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I am reading Goldstein's Classical Mechanics book, and I came across that:

In a rigid body the internal forces do no work

Is this statement based on the assumption that the internal forces are central? Or, is it true even when the internal forces not central?

Goldstein defines a rigid body as a system of particles in which the distance between the particles remain constant, and does not require that the internal forces to be central.

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  • $\begingroup$ If the distance between the particles remains constant, how could there be any internal work? $\endgroup$
    – garyp
    Feb 23, 2019 at 14:32
  • $\begingroup$ On pg 56, in Appendix A of "Physically Based Modeling - Rigid Body Simulation" by David Baraff of Pixar: [pdfs.semanticscholar.org/902c/… he gives a derivation which he describes as follows: "The derivation in this appendix is (we feel) much shorter and considerably more elegant than the one found in traditional sources such as Goldstein." I am finding these notes by Baraff very useful. $\endgroup$
    – Simon
    Feb 23, 2019 at 14:45

3 Answers 3

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Recall the difference between the weak and strong Newton's third law, cf. e.g. this Phys.SE post.

  1. If the internal forces satisfy the weak Newton's third law (but not the strong Newton's third law, i.e. without the collinarity assumption), then it is not guaranteed that the internal forces do no work, cf. e.g. Fig. 1.

    ^ F
    |
    |                  2
    x------------------x
    1                  |
                       |
                       v F
    

    $\uparrow$ Fig. 1: A rigid body consisting of 2 point-particles with a pair of non-collinear internal forces $F$. Note that there in principle could be other internal forces holding the 2 point-particles together.

  2. If the internal forces satisfy the strong Newton's third law, then the internal forces do no work, cf. e.g. this Phys.SE post.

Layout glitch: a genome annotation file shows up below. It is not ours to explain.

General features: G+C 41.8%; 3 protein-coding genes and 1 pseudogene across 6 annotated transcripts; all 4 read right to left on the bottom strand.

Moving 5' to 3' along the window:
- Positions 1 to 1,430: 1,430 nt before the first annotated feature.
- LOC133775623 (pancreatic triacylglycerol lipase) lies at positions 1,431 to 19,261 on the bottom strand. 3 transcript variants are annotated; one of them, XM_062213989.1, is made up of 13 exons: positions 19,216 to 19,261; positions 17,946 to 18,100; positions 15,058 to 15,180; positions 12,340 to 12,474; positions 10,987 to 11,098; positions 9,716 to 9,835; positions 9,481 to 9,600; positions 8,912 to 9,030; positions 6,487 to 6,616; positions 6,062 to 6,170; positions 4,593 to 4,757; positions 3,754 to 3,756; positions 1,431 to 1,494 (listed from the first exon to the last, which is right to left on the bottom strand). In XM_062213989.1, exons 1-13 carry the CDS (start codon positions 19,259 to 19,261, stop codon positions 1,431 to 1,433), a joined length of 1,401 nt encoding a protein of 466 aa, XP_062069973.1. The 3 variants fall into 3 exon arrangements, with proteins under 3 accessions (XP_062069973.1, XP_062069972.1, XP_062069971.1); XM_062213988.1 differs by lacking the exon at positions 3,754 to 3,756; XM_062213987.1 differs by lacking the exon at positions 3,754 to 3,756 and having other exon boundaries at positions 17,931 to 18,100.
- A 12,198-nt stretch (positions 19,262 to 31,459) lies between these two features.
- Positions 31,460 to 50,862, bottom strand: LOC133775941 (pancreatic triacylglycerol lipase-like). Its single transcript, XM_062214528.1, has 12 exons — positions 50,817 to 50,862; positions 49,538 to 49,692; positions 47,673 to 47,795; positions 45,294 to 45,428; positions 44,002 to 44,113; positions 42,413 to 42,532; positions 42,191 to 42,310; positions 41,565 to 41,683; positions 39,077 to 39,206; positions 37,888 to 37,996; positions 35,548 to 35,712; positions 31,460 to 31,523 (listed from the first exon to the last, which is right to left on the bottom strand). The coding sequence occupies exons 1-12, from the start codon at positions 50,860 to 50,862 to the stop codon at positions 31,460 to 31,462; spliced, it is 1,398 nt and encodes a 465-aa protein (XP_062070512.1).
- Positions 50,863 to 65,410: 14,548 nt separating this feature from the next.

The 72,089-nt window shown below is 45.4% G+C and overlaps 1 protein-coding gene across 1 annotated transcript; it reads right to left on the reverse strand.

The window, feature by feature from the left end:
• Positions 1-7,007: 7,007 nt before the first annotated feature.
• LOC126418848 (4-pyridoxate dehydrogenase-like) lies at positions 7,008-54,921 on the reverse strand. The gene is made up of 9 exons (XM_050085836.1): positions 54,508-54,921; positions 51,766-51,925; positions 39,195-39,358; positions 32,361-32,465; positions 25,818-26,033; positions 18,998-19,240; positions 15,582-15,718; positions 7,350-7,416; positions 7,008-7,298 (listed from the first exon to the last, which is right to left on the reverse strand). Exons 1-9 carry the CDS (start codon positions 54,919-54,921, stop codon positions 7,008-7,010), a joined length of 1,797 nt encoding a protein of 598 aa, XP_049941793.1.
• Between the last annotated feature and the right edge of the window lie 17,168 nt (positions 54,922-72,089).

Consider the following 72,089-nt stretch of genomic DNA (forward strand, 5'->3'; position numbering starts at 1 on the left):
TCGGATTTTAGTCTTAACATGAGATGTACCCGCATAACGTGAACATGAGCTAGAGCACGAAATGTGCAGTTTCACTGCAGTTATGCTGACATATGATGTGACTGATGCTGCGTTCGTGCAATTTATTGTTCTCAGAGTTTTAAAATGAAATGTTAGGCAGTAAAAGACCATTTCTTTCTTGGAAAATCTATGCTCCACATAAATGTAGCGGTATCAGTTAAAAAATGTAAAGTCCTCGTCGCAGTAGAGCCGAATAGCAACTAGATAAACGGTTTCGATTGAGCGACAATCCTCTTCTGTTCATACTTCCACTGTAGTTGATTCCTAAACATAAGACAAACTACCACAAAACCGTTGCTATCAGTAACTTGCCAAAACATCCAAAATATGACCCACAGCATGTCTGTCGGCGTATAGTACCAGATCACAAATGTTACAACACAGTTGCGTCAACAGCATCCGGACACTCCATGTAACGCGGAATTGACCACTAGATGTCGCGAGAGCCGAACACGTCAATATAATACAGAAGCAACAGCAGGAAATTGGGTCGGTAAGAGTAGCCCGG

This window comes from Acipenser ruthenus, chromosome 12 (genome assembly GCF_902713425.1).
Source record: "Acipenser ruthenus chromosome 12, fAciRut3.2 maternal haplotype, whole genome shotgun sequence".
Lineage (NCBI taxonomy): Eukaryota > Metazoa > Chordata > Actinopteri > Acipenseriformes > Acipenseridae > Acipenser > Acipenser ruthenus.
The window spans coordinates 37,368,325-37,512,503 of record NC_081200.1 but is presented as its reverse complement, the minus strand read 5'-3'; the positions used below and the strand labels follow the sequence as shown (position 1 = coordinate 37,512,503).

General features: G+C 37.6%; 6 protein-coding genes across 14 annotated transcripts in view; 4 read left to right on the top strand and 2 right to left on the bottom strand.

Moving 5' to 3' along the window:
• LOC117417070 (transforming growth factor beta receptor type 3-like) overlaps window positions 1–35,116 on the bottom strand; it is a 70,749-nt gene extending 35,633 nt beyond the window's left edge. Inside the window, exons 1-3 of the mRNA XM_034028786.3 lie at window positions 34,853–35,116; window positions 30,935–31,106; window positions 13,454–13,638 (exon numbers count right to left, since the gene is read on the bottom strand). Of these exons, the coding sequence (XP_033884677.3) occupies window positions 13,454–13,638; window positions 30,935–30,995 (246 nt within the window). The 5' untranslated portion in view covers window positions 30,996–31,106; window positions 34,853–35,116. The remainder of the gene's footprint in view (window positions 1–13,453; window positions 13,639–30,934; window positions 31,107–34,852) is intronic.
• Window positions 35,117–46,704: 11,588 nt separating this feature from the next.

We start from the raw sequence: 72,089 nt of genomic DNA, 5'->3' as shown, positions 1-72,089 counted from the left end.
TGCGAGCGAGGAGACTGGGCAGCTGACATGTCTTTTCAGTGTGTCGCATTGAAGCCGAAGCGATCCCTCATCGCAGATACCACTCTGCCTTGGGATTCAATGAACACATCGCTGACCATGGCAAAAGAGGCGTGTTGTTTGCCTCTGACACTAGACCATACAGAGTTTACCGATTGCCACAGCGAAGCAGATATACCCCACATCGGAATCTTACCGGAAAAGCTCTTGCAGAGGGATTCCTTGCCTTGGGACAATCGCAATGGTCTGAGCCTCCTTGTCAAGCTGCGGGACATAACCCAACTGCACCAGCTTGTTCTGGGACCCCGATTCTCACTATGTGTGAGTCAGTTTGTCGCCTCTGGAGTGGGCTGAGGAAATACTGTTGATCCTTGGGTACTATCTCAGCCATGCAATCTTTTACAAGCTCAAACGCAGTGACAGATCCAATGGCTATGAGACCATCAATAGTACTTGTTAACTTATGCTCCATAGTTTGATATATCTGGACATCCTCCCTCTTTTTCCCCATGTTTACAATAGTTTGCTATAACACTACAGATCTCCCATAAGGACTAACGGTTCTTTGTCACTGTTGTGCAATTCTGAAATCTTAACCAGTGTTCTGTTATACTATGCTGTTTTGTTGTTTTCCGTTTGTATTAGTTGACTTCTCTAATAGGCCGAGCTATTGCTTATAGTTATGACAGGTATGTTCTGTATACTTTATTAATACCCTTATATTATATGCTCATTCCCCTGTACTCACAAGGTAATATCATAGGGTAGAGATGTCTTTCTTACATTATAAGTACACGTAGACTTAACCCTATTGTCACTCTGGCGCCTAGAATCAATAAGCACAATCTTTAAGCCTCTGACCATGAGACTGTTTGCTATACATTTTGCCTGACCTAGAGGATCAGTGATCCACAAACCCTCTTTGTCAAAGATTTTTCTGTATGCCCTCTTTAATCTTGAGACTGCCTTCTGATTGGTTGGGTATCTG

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  • $\begingroup$ Then, the definition of a rigid body as used in Goldstein's assumes that the strong Newton's third law holds for internal forces. $\endgroup$
    – user74261
    Jul 22, 2016 at 18:49
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    $\begingroup$ $\uparrow$ Yes, apparently. $\endgroup$
    – Qmechanic
    Jul 22, 2016 at 18:51
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In a rigid body, according to Goldstein's definition, the distance between any two constituent particles does not change. Work done is force times distance moved in the direction of the force. There is no relative movement in the direction of any force. Therefore, regardless of the form of the internal forces, no work is done by or against them.

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As @sammy gerbil says, for a rigid body the internal forces do no work since the distance between constituent particles is fixed.

Also, since the distance between particles is fixed for a rigid body, the internal energy is constant and there can be no "heating" effects. This is why physics mechanics texts can evaluate the work done by friction on a rigid body as affecting only the kinetic energy of the body, not "heating" the body.

For a system of particles in general (not rigid) the internal forces do no work only if Newton's third law holds. And the internal energy of the system is not necessarily constant. The work/energy development of physics mechanics must be extended to the first law of thermodynamics to consider heat and change in internal energy.

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